[time-nuts] pi Day

Rex rexa at sonic.net
Wed Mar 4 05:30:16 UTC 2009

I don't recall this discussion here before, but it should be a good time 

I was reminded tonight that "pi Day" is coming on 3/14. That's fine, but 
a little inaccurate for our kind.

Suppose I want to gather with friends and buy a "round" or have a sector 
of pie to celebrate.  What's the appropriate time to honor?

Since 3/14 is not based on the value of pie but on its representational 
decimal numbers (I have no problem with that), then it seems the right 
time would be (to the tenth of a second) March 14 at 1:59:26.5 . Waddya 
think? Does that appropriately honor the irrational spirit of the number?

I'm in California and 1:59 AM might be pushing closing time, but 1:59 
UTC would be 18:59 PDT and 21:59 EDT is workable too. I suggest that 
since it is just playing with the numbers everyone might try local time, 
UTC, and AM or PM to find a celebration point that works for you. If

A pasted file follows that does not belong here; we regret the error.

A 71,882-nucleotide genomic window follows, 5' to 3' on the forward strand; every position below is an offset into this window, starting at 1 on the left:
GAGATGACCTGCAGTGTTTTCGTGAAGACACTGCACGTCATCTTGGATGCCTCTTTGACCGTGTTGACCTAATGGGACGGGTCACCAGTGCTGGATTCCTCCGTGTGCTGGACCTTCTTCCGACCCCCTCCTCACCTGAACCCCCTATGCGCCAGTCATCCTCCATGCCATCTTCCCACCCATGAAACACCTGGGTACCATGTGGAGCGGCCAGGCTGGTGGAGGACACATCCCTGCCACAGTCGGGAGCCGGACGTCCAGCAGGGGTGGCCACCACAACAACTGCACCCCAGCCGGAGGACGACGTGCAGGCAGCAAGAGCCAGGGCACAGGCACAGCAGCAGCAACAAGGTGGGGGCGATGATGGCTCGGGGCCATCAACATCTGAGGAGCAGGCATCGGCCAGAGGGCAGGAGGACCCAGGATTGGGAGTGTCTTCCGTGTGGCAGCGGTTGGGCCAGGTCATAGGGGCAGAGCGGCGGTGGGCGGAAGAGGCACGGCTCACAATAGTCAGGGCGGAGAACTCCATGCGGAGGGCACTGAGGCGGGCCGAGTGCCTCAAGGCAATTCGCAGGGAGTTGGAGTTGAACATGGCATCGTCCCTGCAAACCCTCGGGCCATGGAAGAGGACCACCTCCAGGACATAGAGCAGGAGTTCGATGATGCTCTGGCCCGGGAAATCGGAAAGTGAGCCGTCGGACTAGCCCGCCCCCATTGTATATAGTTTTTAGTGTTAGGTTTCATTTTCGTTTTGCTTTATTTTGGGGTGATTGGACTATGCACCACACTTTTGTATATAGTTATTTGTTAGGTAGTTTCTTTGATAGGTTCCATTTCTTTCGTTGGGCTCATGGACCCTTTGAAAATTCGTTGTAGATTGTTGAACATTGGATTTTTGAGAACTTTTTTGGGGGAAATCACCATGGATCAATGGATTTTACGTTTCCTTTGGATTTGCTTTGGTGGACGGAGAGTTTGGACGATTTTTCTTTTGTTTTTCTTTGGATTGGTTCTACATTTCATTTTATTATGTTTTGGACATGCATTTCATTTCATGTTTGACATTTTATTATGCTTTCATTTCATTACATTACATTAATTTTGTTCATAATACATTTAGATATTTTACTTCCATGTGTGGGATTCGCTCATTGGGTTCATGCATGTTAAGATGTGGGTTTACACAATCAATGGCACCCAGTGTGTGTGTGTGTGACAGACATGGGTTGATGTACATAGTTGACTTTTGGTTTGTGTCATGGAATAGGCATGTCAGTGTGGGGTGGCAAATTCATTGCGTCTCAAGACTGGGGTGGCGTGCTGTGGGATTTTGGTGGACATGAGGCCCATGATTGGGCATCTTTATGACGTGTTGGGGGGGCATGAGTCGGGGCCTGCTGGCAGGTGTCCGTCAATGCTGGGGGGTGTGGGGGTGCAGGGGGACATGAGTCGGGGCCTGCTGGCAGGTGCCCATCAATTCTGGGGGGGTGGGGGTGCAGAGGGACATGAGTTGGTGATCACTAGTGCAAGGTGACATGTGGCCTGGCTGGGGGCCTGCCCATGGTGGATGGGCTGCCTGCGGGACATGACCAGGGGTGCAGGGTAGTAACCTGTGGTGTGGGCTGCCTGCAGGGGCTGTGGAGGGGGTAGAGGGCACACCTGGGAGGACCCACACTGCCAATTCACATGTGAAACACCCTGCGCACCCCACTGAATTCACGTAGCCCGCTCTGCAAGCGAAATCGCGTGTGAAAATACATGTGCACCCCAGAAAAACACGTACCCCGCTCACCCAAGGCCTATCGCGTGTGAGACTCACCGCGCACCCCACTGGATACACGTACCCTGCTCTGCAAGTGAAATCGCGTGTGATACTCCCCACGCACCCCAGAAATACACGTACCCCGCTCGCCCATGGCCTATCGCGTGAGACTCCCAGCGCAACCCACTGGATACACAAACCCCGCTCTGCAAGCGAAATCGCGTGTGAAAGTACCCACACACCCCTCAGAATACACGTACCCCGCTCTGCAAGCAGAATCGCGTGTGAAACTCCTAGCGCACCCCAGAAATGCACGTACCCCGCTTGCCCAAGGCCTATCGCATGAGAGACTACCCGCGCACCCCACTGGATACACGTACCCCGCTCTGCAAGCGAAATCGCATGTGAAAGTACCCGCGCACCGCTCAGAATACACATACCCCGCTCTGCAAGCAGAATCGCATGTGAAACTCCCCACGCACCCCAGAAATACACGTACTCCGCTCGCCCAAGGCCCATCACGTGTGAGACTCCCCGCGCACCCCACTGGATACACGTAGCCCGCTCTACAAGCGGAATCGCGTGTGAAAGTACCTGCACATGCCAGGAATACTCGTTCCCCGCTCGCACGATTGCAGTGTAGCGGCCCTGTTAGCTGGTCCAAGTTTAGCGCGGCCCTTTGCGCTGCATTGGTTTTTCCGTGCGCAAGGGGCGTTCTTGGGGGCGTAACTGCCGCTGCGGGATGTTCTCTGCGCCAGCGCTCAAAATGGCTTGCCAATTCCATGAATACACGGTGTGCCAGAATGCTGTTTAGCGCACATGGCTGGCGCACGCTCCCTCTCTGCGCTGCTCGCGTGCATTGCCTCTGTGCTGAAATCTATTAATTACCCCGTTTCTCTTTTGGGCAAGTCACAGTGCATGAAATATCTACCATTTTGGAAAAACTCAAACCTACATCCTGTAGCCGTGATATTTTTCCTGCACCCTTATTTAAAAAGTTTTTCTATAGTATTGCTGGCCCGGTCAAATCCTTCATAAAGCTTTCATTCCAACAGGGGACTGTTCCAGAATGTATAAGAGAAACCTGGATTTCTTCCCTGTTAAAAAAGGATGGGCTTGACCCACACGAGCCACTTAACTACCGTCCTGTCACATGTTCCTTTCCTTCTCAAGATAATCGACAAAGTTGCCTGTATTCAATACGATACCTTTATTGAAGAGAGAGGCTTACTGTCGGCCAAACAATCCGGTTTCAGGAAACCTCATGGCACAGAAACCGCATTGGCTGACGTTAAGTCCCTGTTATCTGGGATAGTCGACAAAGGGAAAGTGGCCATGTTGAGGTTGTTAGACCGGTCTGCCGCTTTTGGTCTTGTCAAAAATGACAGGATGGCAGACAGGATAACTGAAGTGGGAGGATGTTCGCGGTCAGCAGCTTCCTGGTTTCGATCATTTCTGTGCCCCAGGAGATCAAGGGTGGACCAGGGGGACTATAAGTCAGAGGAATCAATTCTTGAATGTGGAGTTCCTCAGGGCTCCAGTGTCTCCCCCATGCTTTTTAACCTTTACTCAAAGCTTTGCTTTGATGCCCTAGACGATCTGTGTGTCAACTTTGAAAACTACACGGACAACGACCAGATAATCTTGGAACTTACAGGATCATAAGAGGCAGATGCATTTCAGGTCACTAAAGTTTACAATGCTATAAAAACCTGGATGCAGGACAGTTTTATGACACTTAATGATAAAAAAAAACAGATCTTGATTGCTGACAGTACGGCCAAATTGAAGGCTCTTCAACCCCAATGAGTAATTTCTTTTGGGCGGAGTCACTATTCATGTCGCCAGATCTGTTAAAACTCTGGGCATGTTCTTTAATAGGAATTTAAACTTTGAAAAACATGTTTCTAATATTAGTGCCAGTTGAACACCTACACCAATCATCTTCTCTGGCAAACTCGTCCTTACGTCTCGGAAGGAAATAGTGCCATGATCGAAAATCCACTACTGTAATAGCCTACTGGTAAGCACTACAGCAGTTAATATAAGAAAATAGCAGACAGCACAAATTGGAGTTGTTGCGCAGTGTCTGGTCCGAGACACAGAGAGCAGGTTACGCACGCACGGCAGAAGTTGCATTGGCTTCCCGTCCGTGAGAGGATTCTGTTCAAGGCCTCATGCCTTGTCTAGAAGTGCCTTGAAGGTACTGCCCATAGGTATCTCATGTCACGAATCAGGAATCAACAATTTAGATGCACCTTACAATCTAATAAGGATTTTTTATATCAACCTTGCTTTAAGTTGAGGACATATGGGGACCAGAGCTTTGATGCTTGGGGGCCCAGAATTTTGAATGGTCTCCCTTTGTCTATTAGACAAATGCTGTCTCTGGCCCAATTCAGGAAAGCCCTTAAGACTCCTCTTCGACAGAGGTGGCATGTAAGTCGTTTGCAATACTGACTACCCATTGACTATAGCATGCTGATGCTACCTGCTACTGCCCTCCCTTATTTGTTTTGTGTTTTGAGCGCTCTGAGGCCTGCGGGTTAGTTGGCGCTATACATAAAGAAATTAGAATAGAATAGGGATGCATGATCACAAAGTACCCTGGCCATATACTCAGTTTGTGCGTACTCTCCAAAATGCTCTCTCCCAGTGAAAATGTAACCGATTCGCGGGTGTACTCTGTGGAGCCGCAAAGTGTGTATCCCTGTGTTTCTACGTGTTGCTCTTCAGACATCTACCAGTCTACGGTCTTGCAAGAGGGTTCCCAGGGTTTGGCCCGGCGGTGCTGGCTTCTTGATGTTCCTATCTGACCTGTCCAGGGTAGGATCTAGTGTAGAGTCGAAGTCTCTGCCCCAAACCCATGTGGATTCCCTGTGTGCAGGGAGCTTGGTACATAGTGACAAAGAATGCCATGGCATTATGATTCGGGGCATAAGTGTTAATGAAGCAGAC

necessary, even go with 15:9:26.5 and the other options.

I checked out www.piday.org tonight and found that they have a rather 
broken countdown timer on the page. It seems to want to tell me to begin 
celebrating at 00:00:00 of piday but it seems to only work for US EST 
which will be wrong after daylight time kicks in. I think it also works 
off of an inaccurately set server timer. Bad form. Obviously these 
math-heads are not timenuts. If they are only going to show one time for 
the world it really should be 00:00:00 UTC shouldn't it? And why 
disregard all the other fine digits of pi (hence my 1:59:26.5). I'm not 
a facebook kind of guy, but maybe some of us should go there and set 
them more precisely into this game.

It also occurred to me that the actual value of pi vs. a year might give 
us other celebration options. I propose radian day (year duration / 2pi) 
or diameter day (year duration / pi). I calculate:
Radian = Feb 27 at 2:11:50.285 (dang, we missed it)
Diameter = Apr 26 at 4:23:40.57
(Different on leap years or slightly for leap seconds. Check my math -- 
I'm not a rocket scientist.)

Let me know if I messed up any of this important stuff and hopefully 
someone will bug the piday.org people into more timenutassity.

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